SOUTH BEND — Just when you thought Chase Claypool was done making highlight catches, he added another one to the reel Saturday against Virginia Tech.
With his team down 20-14 and less than two minutes to go in the game, the senior wide receiver ran a 13-yard out route, catching the ball and dragging his right toe in bounds before his left foot could step out of bounds. Only upon further review could you see the skill and footwork Claypool utilized to make the first-down reception.
“It looked, from my vantage point, that he did get his toe in,” Notre Dame coach Brian Kelly said. “We felt pretty confident at the time, and of course they put it up on the board. You could see that he did.”
Claypool then had another crucial catch on the drive, hauling in a 26-yard reception on a fourth-and-10 to set up a first-and-goal at the 7-yard line. Three plays later, Book ran it into the end zone for the game-winning score as the No. 16 Irish avoided the upset against the Hokies.
“He’s awesome,” Fighting Irish redshirt junior quarterback Ian Book said of Claypool after the 21-20 victory. “He works hard every day, and he’s a leader on our offense. Makes my job a lot easier, so I can’t thank him enough.”
“Chase was a ‘dude’ on the drive,” junior tight end Cole Kmet added. “He was just demanding the ball, and Ian was putting it where Chase could get it. And Chase was making those plays.”
Claypool was expected to be the No. 1 wide receiver for the Irish this year, and he’s lived up to those expectations. He has 37 receptions for 554 yards and four touchdowns in Notre Dame’s first seven games.
Last season, Claypool was the No. 2 receiver option behind future NFL draft pick Miles Boykin. Even as the second option, Claypool still managed 50 catches for 639 yards and four touchdowns.
The step up in role hasn’t affected Claypool.
“I think he’s still the same guy. He’s bigger, stronger, faster. He’s had another year to develop,” Kelly said. “But I just think that attention for wanting the ball and not being afraid of the big moment. I think that’s probably the biggest change from one year to the next.”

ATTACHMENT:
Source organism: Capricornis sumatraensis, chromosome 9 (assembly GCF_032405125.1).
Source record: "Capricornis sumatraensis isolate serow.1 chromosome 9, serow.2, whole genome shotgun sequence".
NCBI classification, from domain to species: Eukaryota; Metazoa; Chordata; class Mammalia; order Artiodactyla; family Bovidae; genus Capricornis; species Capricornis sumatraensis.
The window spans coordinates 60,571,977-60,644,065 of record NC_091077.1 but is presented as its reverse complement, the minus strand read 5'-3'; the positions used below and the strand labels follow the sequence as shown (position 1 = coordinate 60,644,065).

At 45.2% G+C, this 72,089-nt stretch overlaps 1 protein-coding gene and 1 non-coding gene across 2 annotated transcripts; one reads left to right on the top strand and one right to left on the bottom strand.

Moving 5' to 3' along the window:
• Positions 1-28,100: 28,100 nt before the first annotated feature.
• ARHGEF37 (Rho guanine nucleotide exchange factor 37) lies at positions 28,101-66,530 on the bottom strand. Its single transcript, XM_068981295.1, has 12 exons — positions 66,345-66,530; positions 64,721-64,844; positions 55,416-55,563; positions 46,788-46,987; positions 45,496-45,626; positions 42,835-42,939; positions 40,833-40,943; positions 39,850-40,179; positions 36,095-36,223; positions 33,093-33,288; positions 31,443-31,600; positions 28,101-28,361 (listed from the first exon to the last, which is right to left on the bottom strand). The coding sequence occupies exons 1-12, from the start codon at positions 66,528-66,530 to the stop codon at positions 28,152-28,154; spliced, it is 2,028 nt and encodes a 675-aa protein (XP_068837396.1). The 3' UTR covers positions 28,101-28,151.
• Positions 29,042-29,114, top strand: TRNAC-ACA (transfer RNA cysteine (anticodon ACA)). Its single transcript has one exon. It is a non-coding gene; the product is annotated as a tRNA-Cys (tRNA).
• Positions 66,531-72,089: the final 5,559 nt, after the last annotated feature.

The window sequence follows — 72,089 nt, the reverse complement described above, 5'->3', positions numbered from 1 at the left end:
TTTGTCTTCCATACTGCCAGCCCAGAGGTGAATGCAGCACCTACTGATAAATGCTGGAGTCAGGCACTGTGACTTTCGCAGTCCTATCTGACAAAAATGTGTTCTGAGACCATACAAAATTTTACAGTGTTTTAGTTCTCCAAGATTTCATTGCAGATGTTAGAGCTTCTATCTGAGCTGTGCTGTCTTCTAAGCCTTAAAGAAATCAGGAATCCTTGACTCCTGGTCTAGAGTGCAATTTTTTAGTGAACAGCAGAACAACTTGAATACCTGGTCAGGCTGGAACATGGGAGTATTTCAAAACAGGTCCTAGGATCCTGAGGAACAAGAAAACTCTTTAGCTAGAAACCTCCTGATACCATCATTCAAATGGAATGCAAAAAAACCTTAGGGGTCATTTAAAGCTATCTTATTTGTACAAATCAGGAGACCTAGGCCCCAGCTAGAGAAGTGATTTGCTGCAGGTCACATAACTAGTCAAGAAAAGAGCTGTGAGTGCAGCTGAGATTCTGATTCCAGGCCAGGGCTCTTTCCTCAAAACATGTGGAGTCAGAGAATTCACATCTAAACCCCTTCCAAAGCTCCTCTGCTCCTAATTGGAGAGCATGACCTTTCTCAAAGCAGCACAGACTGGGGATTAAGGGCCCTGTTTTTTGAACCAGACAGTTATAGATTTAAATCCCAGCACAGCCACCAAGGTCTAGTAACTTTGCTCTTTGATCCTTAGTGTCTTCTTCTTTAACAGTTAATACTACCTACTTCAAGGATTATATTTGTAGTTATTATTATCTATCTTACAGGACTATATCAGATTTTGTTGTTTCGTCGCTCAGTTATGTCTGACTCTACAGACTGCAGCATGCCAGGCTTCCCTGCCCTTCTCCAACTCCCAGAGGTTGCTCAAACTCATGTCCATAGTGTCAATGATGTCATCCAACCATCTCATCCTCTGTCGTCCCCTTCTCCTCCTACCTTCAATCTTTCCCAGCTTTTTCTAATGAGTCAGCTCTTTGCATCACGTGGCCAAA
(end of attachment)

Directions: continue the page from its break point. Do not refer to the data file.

Claypool’s catch along the sideline Saturday brought back memories of a similar catch the Vancouver, British Columbia, native made against Georgia earlier in the season. Claypool rose over the Bulldogs defender on a jump ball, tapping his right foot down in bounds before his body landed out of bounds.
On first glance, it looked as if Claypool didn’t catch it in bounds. After a review, though, Claypool was ruled to have made the catch, setting up Notre Dame at the Georgia 4-yard line.
“He’s got great body control,” Kelly said. “He did it in Georgia. He’s done it many times. He’s got a great sense of awareness of the sideline. When you need that big play, he steps up and he makes it.”
The attention Claypool attracts helps out the rest of the Notre Dame offense.
“There’s definitely a good feeling when you’re out there with him,” Kmet said. “It’s kind of nice knowing he’s bringing some attention as well, too. He’s a good guy to have out there.”
The catch against Georgia was on a scoring drive that brought the Irish to within six points of the Bulldogs in the fourth quarter. Claypool also had a 34-yard reception late in the game against Louisville, where he ran nearly a total of 100 yards to get the ball to the Cardinals’ 2-yard line. This set up a touchdown that iced the game for Notre Dame.
He then had 39 of Notre Dame’s 87 yards on the winning drive against Virginia Tech. When the Irish have needed Claypool the most, the senior has been there.
“Those are the guys that have to step up in those periods, right? On those drives, we have to find Chase and we have to get him the football, and we did,” Kelly said. “He stepped up big. Players make plays. Great players make them during times when you need it the most. And he showed himself as a great player because of the time and circumstances.
“He’s got such a highly competitive nature to him that he always wants the football. And I kind of like that.”